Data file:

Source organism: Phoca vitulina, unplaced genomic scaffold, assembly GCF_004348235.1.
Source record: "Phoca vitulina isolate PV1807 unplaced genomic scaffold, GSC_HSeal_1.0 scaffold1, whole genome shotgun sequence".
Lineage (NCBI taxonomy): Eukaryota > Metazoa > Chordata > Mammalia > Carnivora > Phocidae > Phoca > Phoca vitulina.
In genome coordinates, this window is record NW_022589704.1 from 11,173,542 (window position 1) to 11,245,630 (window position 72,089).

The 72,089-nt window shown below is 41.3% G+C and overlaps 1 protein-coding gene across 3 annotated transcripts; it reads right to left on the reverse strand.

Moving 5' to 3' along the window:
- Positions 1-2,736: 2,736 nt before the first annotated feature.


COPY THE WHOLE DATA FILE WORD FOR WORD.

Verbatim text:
Source organism: Phoca vitulina, unplaced genomic scaffold, assembly GCF_004348235.1.
Source record: "Phoca vitulina isolate PV1807 unplaced genomic scaffold, GSC_HSeal_1.0 scaffold1, whole genome shotgun sequence".
Lineage (NCBI taxonomy): Eukaryota > Metazoa > Chordata > Mammalia > Carnivora > Phocidae > Phoca > Phoca vitulina.
In genome coordinates, this window is record NW_022589704.1 from 11,173,542 (window position 1) to 11,245,630 (window position 72,089).

The 72,089-nt window shown below is 41.3% G+C and overlaps 1 protein-coding gene across 3 annotated transcripts; it reads right to left on the reverse strand.

Moving 5' to 3' along the window:
- Positions 1-2,736: 2,736 nt before the first annotated feature.